As a little girl, I was told horror stories by my grandma about our ancestors and the monstrous wave that hit our little island of Santorini Greece, devouring everything in its path. I listened, eyes wide with terror as she detailed how at first the people living on the island were in awe and thought they had been blessed because the retreating ocean had left fish all over the beach that people went out to collect. They soon realized that this was not a blessing at all when a blue monster rose from the ocean and swallowed the men collecting fish whole. It was then that every living thing ran for their lives, desperately trying to out-climb the wave.
I remember sobbing at the end of the story. I was terrified at this horrendous event and my heart was sad for my ancestors. My grandma picked me up in her arms and assured me that the monster had went away and would never return to our little island. In her arms I knew I was safe and had nothing to worry about, they were just stories.
Now, 20 years later, as I stand in the exact same spot my grandma had calmed me down at, a massive sheet of dark blue glass rises from the ocean. I realize my grandma was in fact just saying this to calm me down. For the monster had returned, and with great fury it grew and grew to the point where I thought it would block out the sun and swallow me whole. Rushing forward with great power, it sought to finish what it had started so many years ago.
As the wave approaches I am frozen in place, mesmerized by the enormity of this beautiful blue beast. Suddenly, I am ripped from my stupor by a stampede of my neighbors desperately running to get away. I turn my back to the beast and stumble, trying to find my footing in the midst of this chaos. Once my feet are under me, I turn and run in the only sensible direction, up.
The monster follows behind us, running up onto the land and nipping at our heels. As I run I try to block out the screams of the less fortunate who are unable to escape and are swallowed into the blue; there is nothing I can do for them now. Buildings and streets are engulfed, their foundations are ripped from the ground and shoved into the blue monsters mouth, wedging themselves like teeth in between the encroaching swells.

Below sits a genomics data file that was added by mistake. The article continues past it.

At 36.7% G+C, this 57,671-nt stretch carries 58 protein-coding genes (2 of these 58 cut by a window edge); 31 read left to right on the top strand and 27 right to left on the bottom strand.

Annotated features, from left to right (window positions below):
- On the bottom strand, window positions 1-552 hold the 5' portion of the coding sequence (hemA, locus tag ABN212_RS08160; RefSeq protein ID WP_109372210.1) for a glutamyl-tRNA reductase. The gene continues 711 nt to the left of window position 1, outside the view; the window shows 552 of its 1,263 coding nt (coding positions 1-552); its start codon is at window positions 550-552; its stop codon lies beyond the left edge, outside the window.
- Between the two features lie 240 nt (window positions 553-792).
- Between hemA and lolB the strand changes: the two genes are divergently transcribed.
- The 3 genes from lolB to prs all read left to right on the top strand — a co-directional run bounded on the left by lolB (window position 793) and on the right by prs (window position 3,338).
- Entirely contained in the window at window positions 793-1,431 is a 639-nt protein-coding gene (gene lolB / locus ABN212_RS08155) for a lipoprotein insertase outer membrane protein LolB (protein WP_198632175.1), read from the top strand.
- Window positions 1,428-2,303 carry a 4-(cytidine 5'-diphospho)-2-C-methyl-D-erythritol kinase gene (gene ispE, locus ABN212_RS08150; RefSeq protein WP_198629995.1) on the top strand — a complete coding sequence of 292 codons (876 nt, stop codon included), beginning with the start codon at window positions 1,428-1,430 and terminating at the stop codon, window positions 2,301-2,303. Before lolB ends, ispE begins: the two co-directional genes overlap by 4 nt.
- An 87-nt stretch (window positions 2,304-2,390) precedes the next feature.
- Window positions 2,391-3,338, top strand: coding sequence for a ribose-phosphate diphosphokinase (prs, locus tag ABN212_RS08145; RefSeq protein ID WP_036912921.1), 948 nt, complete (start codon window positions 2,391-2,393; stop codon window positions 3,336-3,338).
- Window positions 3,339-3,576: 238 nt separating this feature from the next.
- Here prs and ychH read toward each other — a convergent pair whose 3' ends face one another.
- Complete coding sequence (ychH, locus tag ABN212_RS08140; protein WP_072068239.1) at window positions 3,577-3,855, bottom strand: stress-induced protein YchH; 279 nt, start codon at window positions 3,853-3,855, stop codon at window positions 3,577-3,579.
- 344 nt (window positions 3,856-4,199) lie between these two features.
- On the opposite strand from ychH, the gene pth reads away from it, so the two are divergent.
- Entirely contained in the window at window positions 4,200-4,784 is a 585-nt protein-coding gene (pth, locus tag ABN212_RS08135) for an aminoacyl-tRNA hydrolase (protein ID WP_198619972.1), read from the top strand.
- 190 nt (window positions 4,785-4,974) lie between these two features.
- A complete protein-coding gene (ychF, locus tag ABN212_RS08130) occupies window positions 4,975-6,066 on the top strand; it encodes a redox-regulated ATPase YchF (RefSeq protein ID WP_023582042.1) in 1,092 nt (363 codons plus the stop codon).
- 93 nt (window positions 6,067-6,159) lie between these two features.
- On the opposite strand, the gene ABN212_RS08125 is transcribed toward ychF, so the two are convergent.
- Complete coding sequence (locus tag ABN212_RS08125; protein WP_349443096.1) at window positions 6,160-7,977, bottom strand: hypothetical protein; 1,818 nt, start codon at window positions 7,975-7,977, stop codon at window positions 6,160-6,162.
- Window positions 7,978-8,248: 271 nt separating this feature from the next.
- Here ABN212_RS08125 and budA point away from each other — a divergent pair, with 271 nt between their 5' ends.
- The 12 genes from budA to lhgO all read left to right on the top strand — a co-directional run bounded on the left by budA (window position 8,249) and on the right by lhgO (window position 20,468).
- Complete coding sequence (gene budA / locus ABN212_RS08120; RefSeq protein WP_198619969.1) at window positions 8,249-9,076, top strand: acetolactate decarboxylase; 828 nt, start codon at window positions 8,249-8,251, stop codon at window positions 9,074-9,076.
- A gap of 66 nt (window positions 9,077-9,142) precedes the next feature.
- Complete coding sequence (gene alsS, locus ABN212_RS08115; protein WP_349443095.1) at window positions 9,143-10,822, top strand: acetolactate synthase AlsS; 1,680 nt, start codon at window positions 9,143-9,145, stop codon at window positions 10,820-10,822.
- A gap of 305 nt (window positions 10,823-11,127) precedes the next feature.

My lungs burn and my legs ache as I push as fast as I can through the crowd up to higher ground. It feels like I have been running forever. Suddenly, I reach a drop off; I can run no further. I look around in panic thinking to myself this is the end. I turn to face the beast and realize I have made it to the top. The monster can no longer reach me. I stop and look down at the destruction that has been left in its wake.
As I look around, I see confusion and sadness among the survivors faces. What do we do from here? Where will we go? These questions tumble around in my head for only a minute before the tremors under my feet begin. A growing rumble has begun from within the island, shaking the entire thing from its core. People begin to look around in panic searching for a source, what could this be? How do we escape this?
Suddenly, a cracking sound is projected across the island. I look over just in time to see a large chunk of land that the town of Oia sits on top of peel off and slide with enormous force into the ocean. Debris of rock, peoples houses, roads, shops, plants animals and people all fall into the sea. I find myself once again watching in awe as the dark blue glass rises from the ocean and creates the blue monster I have come to know so well.